This post is titled ‘How fine jewellery bucks most consumer trends’.
However, another name for this post could be: How fine jewellery is a luxury good, and therefore exempt from most retail trends.
Jewellery as a sector
You see, jewellery is in itself a very interesting sector; it belongs typically to a category of industry called Watches & Jewellery, . However, in this category, ‘jewellery’ can mean many things, ranging from costume jewellery (which you would find at places like Diva, Lovisa and others) though to ‘every-day jewellery’, which you would find at places like Zales or Prouds or Michael Hill, and through to fine jewellery, for which the purveyors are Bulgari, Cartier and so on.
In Australia – and this may not be applicable to other markets such as the UK & the US, which are typically more internet-friendly on a per capita basis – the proportion of jewellery sales made online is a paltry 6%. 6%, with the remaining 94% of sales are those made in store. These statistics were highlighted in a recent Sydney Morning Herald article on how StyleRocks is disrupting the diamond trade with the advent of its customisable engagement rings.
Here is a completely gratuitous image of one of our engagement rings, for which you can choose the metal and the grade of diamond: this is the Lucia and we love it!
How fine jewellery differs from a toaster
The statistic above, taken from a Euromonitor 2014 report, was not at all surprising and merely confirms the trends that we have seen.
And this is where jewellery is very different to other sectors such as, say, dresses or make-up; in that the level of trust to purchase jewellery online is far far greater compared to other products.
For example, we all know what a toaster does: it turns bread into toast. The level of function we require it to have, and the amount of trust we need in our toaster provider, is completely different to what we as consumers require from our jewellery – and particularly from our fine jewellery.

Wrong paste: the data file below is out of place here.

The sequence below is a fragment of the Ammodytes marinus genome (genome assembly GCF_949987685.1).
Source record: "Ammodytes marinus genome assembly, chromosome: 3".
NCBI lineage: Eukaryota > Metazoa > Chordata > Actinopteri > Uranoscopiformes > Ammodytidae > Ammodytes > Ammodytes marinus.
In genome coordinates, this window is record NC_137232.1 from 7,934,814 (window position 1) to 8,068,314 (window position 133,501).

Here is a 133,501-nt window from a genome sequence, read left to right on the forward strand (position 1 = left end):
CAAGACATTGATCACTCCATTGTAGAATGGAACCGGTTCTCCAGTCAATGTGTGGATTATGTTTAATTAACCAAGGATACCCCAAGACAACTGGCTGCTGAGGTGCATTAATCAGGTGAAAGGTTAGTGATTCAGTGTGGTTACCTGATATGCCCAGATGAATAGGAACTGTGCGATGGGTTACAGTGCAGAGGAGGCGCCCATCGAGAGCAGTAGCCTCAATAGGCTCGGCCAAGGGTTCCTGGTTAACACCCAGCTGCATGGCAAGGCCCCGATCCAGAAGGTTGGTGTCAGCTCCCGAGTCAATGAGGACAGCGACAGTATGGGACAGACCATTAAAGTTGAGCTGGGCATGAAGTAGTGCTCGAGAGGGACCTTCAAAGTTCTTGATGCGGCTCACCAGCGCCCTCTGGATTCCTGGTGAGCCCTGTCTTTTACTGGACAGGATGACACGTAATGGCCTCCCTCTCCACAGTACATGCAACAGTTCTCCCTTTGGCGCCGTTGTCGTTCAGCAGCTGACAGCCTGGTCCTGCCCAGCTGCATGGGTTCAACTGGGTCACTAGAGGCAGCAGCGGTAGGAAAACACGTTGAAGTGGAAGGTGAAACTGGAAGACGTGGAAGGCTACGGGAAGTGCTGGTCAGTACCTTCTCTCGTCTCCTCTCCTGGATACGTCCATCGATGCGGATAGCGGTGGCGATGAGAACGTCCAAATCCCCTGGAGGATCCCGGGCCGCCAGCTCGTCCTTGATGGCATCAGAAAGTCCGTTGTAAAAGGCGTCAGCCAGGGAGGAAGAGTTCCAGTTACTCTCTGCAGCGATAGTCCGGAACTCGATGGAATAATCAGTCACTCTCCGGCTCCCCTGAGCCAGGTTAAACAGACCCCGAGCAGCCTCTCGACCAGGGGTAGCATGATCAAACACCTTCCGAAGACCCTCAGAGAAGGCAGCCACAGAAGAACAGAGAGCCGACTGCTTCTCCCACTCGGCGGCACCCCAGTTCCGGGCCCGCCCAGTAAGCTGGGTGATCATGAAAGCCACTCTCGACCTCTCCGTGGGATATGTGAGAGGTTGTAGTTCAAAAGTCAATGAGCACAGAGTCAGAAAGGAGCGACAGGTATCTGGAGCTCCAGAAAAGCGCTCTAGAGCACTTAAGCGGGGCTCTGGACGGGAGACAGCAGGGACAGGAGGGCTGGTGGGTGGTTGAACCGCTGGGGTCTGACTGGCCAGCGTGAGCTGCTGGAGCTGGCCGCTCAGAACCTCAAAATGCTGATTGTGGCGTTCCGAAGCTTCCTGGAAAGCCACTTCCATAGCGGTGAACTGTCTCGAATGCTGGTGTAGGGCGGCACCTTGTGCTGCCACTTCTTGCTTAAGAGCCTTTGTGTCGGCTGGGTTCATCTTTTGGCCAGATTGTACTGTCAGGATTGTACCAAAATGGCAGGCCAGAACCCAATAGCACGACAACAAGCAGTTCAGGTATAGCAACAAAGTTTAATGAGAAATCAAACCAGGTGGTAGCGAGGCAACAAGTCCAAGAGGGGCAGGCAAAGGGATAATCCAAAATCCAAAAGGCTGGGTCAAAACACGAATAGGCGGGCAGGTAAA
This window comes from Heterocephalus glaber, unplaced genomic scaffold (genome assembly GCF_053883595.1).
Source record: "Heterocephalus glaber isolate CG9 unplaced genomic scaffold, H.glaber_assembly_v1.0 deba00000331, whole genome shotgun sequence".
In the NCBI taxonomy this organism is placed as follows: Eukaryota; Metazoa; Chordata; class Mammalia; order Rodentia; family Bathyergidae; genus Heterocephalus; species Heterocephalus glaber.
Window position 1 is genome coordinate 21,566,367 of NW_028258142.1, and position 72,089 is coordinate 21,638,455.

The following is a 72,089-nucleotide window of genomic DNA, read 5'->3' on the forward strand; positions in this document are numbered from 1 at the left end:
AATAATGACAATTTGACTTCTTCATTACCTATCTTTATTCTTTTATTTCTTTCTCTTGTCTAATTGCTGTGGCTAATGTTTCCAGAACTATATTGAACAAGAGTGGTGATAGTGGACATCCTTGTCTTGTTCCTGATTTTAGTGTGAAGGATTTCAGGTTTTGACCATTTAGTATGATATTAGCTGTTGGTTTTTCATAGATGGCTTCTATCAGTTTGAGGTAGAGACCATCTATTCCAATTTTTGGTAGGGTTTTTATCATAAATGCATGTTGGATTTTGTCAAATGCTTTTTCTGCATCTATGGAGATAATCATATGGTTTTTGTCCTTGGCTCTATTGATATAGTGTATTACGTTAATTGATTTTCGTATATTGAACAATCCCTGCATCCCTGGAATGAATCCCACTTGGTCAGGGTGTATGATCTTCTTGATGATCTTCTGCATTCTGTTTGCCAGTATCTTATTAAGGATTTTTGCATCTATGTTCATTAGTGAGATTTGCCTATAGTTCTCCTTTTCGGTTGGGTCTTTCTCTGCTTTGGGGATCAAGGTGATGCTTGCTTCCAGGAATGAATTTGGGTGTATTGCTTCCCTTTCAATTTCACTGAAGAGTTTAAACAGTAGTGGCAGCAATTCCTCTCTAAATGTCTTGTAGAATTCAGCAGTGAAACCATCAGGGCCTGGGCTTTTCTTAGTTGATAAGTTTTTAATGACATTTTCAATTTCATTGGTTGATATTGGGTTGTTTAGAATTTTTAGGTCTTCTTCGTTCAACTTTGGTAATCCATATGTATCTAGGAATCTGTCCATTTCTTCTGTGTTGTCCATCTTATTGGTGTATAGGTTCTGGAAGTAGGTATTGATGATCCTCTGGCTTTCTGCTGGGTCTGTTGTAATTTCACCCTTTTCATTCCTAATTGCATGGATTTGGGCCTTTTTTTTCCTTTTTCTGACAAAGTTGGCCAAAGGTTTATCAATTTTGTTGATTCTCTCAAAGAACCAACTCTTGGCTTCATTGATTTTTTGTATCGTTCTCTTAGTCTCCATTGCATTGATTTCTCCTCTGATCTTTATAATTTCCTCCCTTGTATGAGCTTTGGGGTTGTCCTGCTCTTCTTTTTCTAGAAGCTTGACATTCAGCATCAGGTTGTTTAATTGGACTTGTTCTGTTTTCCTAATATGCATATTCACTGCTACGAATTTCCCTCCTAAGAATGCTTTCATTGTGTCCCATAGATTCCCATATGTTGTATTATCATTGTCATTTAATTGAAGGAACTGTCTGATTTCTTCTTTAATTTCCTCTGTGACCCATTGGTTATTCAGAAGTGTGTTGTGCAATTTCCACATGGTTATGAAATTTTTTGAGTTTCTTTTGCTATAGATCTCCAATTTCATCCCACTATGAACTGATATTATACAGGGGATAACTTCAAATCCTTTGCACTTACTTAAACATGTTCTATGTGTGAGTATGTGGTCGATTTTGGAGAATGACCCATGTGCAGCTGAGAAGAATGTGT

1. The level of investment in a toaster ($50?) is largely irrelevant, when compared to a $500 or even $5000 fine jewellery purchase.
2. When it comes down to it, one toaster is really very much like another; the only variety comes down to colour and shape.
3. Toasters are a very practical piece of everyday equipment; there is far more emotion invested with a jewellery purchase.
4. Last but not least – fine jewellery is waaaayyy more appealing to look at! Here’s another beautiful jewellery image to illustrate this example – our best-selling StyleRocks Russian Rings Necklace:
Fine jewellery as a symbol of a luxury good
And here’s the other thing about fine jewellery: it can’t really be automated.
Every single piece of jewellery has a degree of craftsmanship in it, some more than others (depending on the manufacturer and the piece). This requires human intervention, at various stages of the process – this in turn requires time, which is a labour cost.
A good example of this is our StyleRocks Russian Ring Necklaces. Roughly 98% of these necklaces are engraved; we sometimes receive enquiries about why the cost of engraving is high.
We always respond to the customer explaining the setup time (and cost) for each individual necklace – this seems to help them understand.
Helpfully we also have a video on this process which shows not only the time required in the engraving step of the process, but in fact the number of craftsmen required to create these pieces.
In a world of decreasing prices, fine jewellery…
It’s fair to say that for most household goods and items, prices come down over time. Toasters, TVs, mattresses, clothes, etc. This is due to a combination of things, including a) operational efficiencies b) increased demand and so on.
However, where jewellery bucks the trend is not only due to the manual intervention from the craftsmen, but also down to the simple fact that commodities continue their upward trend.
The price of gold is only going one way – up.
The price of diamonds is only going one way – up.
And there’s a fairly simple reason for this: the amount of gold & diamonds in our earth is finite. And yet there’s more and more consumers wanting them.
So it’s a relatively simple case of supply and demand.
But a lengthy & complicated explanation for your typical consumer.